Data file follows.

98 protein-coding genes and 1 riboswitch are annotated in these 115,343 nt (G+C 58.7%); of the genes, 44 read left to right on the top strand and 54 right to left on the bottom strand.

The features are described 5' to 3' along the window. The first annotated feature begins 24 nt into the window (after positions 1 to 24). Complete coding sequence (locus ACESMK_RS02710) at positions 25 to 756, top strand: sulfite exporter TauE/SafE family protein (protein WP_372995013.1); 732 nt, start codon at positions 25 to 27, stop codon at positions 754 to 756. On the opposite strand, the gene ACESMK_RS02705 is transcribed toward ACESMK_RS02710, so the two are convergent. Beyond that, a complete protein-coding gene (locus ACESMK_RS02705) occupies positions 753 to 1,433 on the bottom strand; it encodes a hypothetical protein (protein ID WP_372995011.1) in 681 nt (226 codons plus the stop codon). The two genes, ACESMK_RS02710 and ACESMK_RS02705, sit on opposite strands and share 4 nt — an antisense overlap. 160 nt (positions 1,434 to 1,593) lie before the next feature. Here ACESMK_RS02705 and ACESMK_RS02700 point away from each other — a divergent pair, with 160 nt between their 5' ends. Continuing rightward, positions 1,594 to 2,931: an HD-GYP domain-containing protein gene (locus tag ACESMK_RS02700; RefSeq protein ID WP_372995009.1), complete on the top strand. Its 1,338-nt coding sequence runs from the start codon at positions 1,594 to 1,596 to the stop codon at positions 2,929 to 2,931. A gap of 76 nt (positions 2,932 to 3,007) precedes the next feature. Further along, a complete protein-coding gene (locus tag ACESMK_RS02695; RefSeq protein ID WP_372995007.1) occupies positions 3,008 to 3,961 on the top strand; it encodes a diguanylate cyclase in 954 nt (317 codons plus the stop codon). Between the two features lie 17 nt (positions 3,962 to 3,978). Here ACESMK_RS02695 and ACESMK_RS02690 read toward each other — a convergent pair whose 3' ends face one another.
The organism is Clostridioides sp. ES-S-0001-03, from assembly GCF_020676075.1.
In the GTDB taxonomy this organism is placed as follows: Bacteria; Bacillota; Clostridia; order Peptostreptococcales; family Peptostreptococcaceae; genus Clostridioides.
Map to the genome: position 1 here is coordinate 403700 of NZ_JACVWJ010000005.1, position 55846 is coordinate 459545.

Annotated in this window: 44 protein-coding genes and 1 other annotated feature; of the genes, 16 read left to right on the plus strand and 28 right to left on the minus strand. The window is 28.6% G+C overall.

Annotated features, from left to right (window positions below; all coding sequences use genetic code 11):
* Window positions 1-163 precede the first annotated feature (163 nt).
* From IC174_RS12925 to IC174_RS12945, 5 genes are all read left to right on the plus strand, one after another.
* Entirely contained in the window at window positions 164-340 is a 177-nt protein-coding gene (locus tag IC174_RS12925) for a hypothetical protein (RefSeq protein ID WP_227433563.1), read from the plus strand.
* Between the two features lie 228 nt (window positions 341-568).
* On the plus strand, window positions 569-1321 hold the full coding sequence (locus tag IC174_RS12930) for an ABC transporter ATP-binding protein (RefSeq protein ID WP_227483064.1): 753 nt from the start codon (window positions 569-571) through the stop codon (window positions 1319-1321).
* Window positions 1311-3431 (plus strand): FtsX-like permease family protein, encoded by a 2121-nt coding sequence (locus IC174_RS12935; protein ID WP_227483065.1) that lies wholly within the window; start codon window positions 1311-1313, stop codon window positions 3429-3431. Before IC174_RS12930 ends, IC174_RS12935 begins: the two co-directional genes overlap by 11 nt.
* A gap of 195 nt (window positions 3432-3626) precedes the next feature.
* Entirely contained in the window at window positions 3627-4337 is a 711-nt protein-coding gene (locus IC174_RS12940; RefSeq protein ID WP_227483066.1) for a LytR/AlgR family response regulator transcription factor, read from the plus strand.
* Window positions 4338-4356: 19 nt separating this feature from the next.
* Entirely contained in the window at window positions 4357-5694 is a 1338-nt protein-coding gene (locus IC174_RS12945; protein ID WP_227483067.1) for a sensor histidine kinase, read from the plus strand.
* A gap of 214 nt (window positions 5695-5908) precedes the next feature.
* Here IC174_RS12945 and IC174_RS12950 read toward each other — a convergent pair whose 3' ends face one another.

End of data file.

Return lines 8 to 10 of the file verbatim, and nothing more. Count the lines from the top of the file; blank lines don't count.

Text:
* Window positions 1-163 precede the first annotated feature (163 nt).
* From IC174_RS12925 to IC174_RS12945, 5 genes are all read left to right on the plus strand, one after another.
* Entirely contained in the window at window positions 164-340 is a 177-nt protein-coding gene (locus tag IC174_RS12925) for a hypothetical protein (RefSeq protein ID WP_227433563.1), read from the plus strand.